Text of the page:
Commuters unhappy with hike in auto fares

Bengaluru Top Story Uncategorized

Most people prefer to travel by Metro or buses

Commuters are unhappy over the Karnataka government’s decision to raise autorickshaw fares from December 1.

Susan, a clinical psychology student, informed The Observer: “I… use autos almost every day. It is annoying that drivers charge extra. Sometimes they don’t even use the meter. The increase in fares is going to affect most students….”

Irshad Ansari, who is not a regular autorickshaw traveller, said: “I feel auto drivers already charge a lot for just 2 km. The increase in fares is a big problem for us. Because of this, I prefer travelling by Metro or bus as much as possible.”

Many people prefer travelling by bus or Metro. 

Padma M, a regular commuter, said: “I usually travel through Metro or by bus because  auto drivers charge a lot. The fare rise has added to the problems of commuters. Already everything is expensive.” The increase in autorickshaw fares will affect people’s budgets.

Kisha, a student, shared that she takes an autorickshaw only when she is running late; otherwise, she prefers travelling by bus or Metro. She avoids taking autorickshaws as far as possible because they charge more than required.

As per the revised fares, the first 2 km will cost Rs 30, and the per-km charge after that will be Rs 15. The Transport Department on November 6  stated these new fares would come into effect from December 1.

The Observer talked to a few auto drivers and unions to get the other side of the story.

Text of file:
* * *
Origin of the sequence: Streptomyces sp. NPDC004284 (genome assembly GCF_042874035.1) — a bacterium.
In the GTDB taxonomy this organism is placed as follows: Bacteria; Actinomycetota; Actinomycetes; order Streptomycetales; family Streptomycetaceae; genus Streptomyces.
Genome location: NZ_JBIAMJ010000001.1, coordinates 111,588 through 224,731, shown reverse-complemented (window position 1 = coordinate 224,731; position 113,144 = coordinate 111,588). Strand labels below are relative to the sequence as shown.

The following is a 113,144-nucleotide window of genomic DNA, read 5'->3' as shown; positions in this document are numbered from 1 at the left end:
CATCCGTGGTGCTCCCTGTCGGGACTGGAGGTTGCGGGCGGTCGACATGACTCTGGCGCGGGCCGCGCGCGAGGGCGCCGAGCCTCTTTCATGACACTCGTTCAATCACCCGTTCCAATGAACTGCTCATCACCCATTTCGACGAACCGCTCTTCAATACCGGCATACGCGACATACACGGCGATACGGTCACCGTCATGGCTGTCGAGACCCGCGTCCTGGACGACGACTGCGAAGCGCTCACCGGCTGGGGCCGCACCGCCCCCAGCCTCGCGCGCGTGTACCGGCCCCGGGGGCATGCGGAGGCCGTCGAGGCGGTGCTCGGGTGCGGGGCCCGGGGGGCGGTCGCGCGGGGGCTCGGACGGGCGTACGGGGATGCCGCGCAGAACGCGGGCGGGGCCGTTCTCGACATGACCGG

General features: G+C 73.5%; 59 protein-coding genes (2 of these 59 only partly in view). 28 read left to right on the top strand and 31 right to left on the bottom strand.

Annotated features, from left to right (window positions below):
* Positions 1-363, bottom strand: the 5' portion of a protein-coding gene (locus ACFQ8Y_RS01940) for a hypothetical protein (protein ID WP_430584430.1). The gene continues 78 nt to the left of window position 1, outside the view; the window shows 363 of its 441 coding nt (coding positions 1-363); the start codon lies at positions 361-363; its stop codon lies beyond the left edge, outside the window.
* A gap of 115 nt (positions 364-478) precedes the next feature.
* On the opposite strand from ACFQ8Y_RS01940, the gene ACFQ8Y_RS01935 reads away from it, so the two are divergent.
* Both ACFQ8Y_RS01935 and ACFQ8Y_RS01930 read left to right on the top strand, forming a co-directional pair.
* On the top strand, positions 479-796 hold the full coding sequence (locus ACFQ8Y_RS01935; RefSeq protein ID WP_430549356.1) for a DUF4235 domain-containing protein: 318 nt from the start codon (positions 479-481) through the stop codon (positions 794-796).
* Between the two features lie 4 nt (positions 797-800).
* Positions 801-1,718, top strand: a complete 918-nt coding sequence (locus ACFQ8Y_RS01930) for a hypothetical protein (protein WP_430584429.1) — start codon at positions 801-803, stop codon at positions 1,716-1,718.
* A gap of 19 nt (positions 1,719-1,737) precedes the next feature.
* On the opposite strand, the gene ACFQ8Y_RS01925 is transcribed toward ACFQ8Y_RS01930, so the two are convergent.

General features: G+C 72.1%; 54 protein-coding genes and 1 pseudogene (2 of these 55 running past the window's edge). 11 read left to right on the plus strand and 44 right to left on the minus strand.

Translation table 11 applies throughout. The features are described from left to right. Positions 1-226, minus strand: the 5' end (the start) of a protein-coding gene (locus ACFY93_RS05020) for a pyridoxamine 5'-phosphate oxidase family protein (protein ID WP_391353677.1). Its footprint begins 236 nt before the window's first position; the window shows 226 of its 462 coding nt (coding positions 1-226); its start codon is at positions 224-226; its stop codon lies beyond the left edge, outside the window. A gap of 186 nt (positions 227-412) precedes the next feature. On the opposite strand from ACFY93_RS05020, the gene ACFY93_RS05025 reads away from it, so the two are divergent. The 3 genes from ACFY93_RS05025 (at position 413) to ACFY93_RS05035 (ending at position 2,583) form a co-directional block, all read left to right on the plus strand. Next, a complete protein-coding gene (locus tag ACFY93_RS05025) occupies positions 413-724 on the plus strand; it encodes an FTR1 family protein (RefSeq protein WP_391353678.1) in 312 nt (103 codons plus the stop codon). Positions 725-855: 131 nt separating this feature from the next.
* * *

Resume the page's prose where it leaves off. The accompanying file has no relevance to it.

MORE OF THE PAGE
Shafi Ali, a driver, said Rs 30 is not enough. CNG prices, electricity charges, vegetables are increasing and this is a big problem for them.

Rajesh, another driver, said that for him driving for Ola has been more profitable. The increase in fares is not enough  for them.

 Many unions are not happy with the hike; they say it is not enough. 

Sampath C, general secretary of Aadarsh Sampath auto union, said they have to take care of a lot of expenses and needed more a bigger fare hike. “We welcome this decision but many auto unions are unhappy with it and are still protesting.”

Sheik Khaleel, treasurer of Auto Rickshaw Drivers Union, said they are not happy with the government’s decision. They wanted the base fare to be Rs 40 for the first 2 km and the per-km  fare thereafter to be Rs 20. They have filed another memorandum for an increase in fares.      

Rangappa Karigar, a Section Officer of the Transport Department, said the fares are the same for everyone. Fuel prices are rising and this is one of the reasons why the fares have  been increased.

Professor MN Sreehari, the Karnataka Government’s Traffic  Adviser and Transport Infrastructure Consultant, said: “Fare decisions should be calculated scientifically. This increase in the base price is helping auto drivers to make extra profits, and this has a cascading effect. This is not good for the commuters as they will be paying more than required.”

The last fare revision was effected in 2013. Since then, the unions have been requesting the government to revise fares. A report in The Times of India said some drivers charged revised fares for some weeks before the increase. Some drivers fear the fare hike will keep passengers away.


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